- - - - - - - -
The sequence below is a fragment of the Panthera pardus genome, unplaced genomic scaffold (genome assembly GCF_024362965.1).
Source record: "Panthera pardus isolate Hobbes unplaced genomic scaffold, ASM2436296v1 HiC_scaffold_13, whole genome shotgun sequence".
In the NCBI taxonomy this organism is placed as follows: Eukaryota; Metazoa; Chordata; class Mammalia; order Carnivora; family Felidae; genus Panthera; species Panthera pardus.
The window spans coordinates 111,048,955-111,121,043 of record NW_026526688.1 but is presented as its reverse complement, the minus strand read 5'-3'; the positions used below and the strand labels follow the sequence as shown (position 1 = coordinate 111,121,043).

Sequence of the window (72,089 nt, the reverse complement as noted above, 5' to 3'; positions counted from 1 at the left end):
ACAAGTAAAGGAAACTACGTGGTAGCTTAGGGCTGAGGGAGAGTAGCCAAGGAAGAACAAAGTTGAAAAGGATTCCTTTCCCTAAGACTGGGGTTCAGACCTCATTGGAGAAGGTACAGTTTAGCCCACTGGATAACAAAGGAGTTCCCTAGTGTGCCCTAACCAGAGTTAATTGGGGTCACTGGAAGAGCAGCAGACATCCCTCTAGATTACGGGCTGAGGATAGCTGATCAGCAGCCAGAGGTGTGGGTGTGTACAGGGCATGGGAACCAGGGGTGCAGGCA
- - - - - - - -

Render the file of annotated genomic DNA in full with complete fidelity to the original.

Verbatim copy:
The sequence below is a fragment of the Panthera pardus genome, unplaced genomic scaffold (genome assembly GCF_024362965.1).
Source record: "Panthera pardus isolate Hobbes unplaced genomic scaffold, ASM2436296v1 HiC_scaffold_13, whole genome shotgun sequence".
In the NCBI taxonomy this organism is placed as follows: Eukaryota; Metazoa; Chordata; class Mammalia; order Carnivora; family Felidae; genus Panthera; species Panthera pardus.
The window spans coordinates 111,048,955-111,121,043 of record NW_026526688.1 but is presented as its reverse complement, the minus strand read 5'-3'; the positions used below and the strand labels follow the sequence as shown (position 1 = coordinate 111,121,043).

Sequence of the window (72,089 nt, the reverse complement as noted above, 5' to 3'; positions counted from 1 at the left end):
ACAAGTAAAGGAAACTACGTGGTAGCTTAGGGCTGAGGGAGAGTAGCCAAGGAAGAACAAAGTTGAAAAGGATTCCTTTCCCTAAGACTGGGGTTCAGACCTCATTGGAGAAGGTACAGTTTAGCCCACTGGATAACAAAGGAGTTCCCTAGTGTGCCCTAACCAGAGTTAATTGGGGTCACTGGAAGAGCAGCAGACATCCCTCTAGATTACGGGCTGAGGATAGCTGATCAGCAGCCAGAGGTGTGGGTGTGTACAGGGCATGGGAACCAGGGGTGCAGGCA